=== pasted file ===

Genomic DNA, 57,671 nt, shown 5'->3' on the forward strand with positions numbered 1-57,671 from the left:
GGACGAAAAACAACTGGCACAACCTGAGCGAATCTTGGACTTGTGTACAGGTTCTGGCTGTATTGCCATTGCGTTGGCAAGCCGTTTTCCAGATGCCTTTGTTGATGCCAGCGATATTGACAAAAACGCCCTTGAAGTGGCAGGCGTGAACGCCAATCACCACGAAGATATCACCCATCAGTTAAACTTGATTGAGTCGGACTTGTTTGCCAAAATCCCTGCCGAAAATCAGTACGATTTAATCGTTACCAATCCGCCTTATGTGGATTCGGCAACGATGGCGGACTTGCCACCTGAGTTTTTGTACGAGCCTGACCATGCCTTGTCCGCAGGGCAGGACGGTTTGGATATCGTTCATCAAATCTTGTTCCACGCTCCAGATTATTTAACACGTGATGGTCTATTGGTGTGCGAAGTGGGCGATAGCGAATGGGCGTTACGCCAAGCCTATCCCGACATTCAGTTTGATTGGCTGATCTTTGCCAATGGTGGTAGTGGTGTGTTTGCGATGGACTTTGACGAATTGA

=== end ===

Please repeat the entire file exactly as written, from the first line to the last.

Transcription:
Genomic DNA, 57,671 nt, shown 5'->3' on the forward strand with positions numbered 1-57,671 from the left:
GGACGAAAAACAACTGGCACAACCTGAGCGAATCTTGGACTTGTGTACAGGTTCTGGCTGTATTGCCATTGCGTTGGCAAGCCGTTTTCCAGATGCCTTTGTTGATGCCAGCGATATTGACAAAAACGCCCTTGAAGTGGCAGGCGTGAACGCCAATCACCACGAAGATATCACCCATCAGTTAAACTTGATTGAGTCGGACTTGTTTGCCAAAATCCCTGCCGAAAATCAGTACGATTTAATCGTTACCAATCCGCCTTATGTGGATTCGGCAACGATGGCGGACTTGCCACCTGAGTTTTTGTACGAGCCTGACCATGCCTTGTCCGCAGGGCAGGACGGTTTGGATATCGTTCATCAAATCTTGTTCCACGCTCCAGATTATTTAACACGTGATGGTCTATTGGTGTGCGAAGTGGGCGATAGCGAATGGGCGTTACGCCAAGCCTATCCCGACATTCAGTTTGATTGGCTGATCTTTGCCAATGGTGGTAGTGGTGTGTTTGCGATGGACTTTGACGAATTGA